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Modernizing Practice Paradigms for New Music

Periodization Theory and Peak Performance Exemplified Through Extended Techniques


Jennifer Borkowski

The author examines how new music scores with extended playing techniques call for new practice structures. YouTube access to basic instructional videos and the streaming of sound files allows musicians today to learn easily and independently. Yet, the trailblazers in new music tackled new scores without these aids; they used imagination, experimentation and tenacity. Conscious use of both learning modalities can augment ideas of practice and performance preparation; expanding new music’s reach while preserving its fire. Practice is differentiated between the quick learning for an upcoming performance and the transformative learning that new music offers. Periodization theory from sport science provides a pedagogical framework for building both mental and physical stamina leading to peak performance.
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VI. Building Stamina Through Extended Techniques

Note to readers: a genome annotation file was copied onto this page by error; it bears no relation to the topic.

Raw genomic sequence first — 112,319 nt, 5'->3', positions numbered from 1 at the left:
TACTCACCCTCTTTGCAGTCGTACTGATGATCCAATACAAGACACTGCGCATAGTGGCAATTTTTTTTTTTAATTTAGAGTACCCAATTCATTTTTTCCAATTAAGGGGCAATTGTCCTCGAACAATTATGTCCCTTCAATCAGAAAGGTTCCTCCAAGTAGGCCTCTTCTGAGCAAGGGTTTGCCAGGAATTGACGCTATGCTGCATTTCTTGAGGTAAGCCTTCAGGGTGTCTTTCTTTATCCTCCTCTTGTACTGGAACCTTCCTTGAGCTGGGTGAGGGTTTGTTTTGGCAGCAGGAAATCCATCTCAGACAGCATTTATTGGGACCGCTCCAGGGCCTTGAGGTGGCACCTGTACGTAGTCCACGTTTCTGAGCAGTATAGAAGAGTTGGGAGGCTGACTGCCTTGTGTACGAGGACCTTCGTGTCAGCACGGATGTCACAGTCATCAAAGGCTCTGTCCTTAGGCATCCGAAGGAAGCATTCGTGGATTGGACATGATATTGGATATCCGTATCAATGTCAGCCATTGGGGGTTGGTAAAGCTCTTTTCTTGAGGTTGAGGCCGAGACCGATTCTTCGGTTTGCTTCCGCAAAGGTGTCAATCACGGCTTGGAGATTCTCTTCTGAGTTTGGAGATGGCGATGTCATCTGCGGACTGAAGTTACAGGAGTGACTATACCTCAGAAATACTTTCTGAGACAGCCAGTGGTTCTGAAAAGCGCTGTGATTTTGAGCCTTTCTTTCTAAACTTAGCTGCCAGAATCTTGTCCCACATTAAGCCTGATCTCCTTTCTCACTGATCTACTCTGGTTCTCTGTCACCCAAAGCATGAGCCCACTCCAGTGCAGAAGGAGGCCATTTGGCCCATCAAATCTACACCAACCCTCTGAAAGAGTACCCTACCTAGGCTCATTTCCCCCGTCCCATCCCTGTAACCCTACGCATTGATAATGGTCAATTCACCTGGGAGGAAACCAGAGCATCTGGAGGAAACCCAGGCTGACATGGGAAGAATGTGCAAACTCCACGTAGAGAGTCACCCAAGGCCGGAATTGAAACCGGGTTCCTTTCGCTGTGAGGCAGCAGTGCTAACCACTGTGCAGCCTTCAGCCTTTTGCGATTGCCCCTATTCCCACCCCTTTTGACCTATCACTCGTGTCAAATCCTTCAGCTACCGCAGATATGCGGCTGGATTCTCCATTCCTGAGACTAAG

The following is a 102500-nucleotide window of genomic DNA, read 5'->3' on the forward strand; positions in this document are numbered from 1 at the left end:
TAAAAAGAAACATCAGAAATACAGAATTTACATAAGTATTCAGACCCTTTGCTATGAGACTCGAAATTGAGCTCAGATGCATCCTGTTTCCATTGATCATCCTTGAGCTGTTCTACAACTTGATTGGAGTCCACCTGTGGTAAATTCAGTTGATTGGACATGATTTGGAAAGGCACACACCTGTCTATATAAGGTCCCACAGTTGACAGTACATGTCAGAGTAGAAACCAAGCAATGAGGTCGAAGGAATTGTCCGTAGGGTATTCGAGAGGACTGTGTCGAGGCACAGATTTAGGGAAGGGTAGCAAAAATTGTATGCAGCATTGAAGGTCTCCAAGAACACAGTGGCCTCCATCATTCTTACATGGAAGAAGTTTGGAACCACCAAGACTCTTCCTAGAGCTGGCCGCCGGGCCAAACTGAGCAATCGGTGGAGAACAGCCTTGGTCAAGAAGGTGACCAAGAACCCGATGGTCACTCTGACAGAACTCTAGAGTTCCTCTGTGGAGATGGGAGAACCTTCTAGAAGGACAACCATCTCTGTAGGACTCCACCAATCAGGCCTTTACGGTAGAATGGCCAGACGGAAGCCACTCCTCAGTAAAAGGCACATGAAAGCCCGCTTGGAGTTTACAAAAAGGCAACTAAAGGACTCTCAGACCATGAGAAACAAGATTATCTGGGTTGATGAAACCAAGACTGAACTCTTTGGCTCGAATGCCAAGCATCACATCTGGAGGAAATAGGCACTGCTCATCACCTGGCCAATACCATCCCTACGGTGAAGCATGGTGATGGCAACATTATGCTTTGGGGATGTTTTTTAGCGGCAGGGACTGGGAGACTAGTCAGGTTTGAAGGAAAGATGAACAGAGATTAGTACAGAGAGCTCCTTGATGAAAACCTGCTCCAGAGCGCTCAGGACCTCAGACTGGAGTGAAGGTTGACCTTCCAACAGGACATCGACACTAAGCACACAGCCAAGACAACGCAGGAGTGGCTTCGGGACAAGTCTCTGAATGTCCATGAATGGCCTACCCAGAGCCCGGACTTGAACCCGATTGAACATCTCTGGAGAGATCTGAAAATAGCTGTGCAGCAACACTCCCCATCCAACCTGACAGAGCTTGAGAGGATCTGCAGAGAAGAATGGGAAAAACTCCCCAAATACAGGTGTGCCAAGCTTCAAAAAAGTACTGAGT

VI.   Building Stamina Through Extended Techniques

The following sections place extended techniques on a continuum of difficulty. This approach assumes that the techniques are handled in isolation and is not meant to be exact, especially considering the myriad of possibilities in repertoire. This is a further development of the original idea I had when writing my dissertation. There is a well-circulated quote of Pierre Boulez about a student needing to jump with a miniature parachute into the contemporary world. At the time, I wrote the following phrase that inspired my work: “there are certain things that one may be willing to play, but cannot responsibly teach.”47 I felt the need for a systematic pedagogical approach and began with ordering repertoire in order to make the transition to new music earlier in a flutist’s education as well as less of a systemic shock. When I first began in new music, online video tutorials weren’t made yet. However, what happens naturally when things can be easily demonstrated is that we spend less time on them. I have heard a “you just go like this” type of approach. I wanted to make a progression for building stamina in order to show that there is a way in to this new sound world. In addition to this, I wanted to show that it does take time to develop the necessary skills to play these techniques artfully.

This progression also serves to further illustrate the concept of periodization. When planning...

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